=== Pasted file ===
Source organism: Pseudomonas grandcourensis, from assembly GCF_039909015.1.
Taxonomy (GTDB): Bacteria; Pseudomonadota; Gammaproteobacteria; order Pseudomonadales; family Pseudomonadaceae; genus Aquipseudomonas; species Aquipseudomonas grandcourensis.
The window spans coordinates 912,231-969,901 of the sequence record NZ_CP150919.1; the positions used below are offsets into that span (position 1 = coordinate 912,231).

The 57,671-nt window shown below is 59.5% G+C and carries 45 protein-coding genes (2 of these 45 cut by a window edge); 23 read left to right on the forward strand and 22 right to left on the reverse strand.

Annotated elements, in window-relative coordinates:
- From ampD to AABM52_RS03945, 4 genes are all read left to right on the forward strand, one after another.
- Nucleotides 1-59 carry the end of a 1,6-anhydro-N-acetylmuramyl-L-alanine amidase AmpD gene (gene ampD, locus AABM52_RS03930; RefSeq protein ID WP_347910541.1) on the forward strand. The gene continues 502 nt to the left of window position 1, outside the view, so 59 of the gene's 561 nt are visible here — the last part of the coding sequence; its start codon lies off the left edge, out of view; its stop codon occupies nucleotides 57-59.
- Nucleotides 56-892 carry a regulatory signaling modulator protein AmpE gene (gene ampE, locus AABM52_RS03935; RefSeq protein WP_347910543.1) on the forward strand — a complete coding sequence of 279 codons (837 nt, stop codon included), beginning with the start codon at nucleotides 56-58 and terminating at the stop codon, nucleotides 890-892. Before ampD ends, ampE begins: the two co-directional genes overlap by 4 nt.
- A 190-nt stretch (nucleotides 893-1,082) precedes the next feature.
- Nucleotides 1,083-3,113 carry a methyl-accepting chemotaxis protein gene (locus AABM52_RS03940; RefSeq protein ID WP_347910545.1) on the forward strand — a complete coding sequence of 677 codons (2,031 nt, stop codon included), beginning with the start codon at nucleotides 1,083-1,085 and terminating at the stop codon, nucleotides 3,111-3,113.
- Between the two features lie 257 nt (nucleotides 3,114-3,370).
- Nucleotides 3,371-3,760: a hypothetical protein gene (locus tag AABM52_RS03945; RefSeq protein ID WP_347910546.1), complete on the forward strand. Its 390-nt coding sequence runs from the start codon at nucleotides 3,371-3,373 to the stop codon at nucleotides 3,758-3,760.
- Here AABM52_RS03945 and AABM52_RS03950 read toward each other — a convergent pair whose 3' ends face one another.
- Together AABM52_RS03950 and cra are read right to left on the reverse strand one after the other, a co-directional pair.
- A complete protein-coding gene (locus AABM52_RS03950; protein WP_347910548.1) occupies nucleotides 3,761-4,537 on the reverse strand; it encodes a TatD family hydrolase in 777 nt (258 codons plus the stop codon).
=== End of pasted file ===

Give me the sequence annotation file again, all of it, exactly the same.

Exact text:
Source organism: Pseudomonas grandcourensis, from assembly GCF_039909015.1.
Taxonomy (GTDB): Bacteria; Pseudomonadota; Gammaproteobacteria; order Pseudomonadales; family Pseudomonadaceae; genus Aquipseudomonas; species Aquipseudomonas grandcourensis.
The window spans coordinates 912,231-969,901 of the sequence record NZ_CP150919.1; the positions used below are offsets into that span (position 1 = coordinate 912,231).

The 57,671-nt window shown below is 59.5% G+C and carries 45 protein-coding genes (2 of these 45 cut by a window edge); 23 read left to right on the forward strand and 22 right to left on the reverse strand.

Annotated elements, in window-relative coordinates:
- From ampD to AABM52_RS03945, 4 genes are all read left to right on the forward strand, one after another.
- Nucleotides 1-59 carry the end of a 1,6-anhydro-N-acetylmuramyl-L-alanine amidase AmpD gene (gene ampD, locus AABM52_RS03930; RefSeq protein ID WP_347910541.1) on the forward strand. The gene continues 502 nt to the left of window position 1, outside the view, so 59 of the gene's 561 nt are visible here — the last part of the coding sequence; its start codon lies off the left edge, out of view; its stop codon occupies nucleotides 57-59.
- Nucleotides 56-892 carry a regulatory signaling modulator protein AmpE gene (gene ampE, locus AABM52_RS03935; RefSeq protein WP_347910543.1) on the forward strand — a complete coding sequence of 279 codons (837 nt, stop codon included), beginning with the start codon at nucleotides 56-58 and terminating at the stop codon, nucleotides 890-892. Before ampD ends, ampE begins: the two co-directional genes overlap by 4 nt.
- A 190-nt stretch (nucleotides 893-1,082) precedes the next feature.
- Nucleotides 1,083-3,113 carry a methyl-accepting chemotaxis protein gene (locus AABM52_RS03940; RefSeq protein ID WP_347910545.1) on the forward strand — a complete coding sequence of 677 codons (2,031 nt, stop codon included), beginning with the start codon at nucleotides 1,083-1,085 and terminating at the stop codon, nucleotides 3,111-3,113.
- Between the two features lie 257 nt (nucleotides 3,114-3,370).
- Nucleotides 3,371-3,760: a hypothetical protein gene (locus tag AABM52_RS03945; RefSeq protein ID WP_347910546.1), complete on the forward strand. Its 390-nt coding sequence runs from the start codon at nucleotides 3,371-3,373 to the stop codon at nucleotides 3,758-3,760.
- Here AABM52_RS03945 and AABM52_RS03950 read toward each other — a convergent pair whose 3' ends face one another.
- Together AABM52_RS03950 and cra are read right to left on the reverse strand one after the other, a co-directional pair.
- A complete protein-coding gene (locus AABM52_RS03950; protein WP_347910548.1) occupies nucleotides 3,761-4,537 on the reverse strand; it encodes a TatD family hydrolase in 777 nt (258 codons plus the stop codon).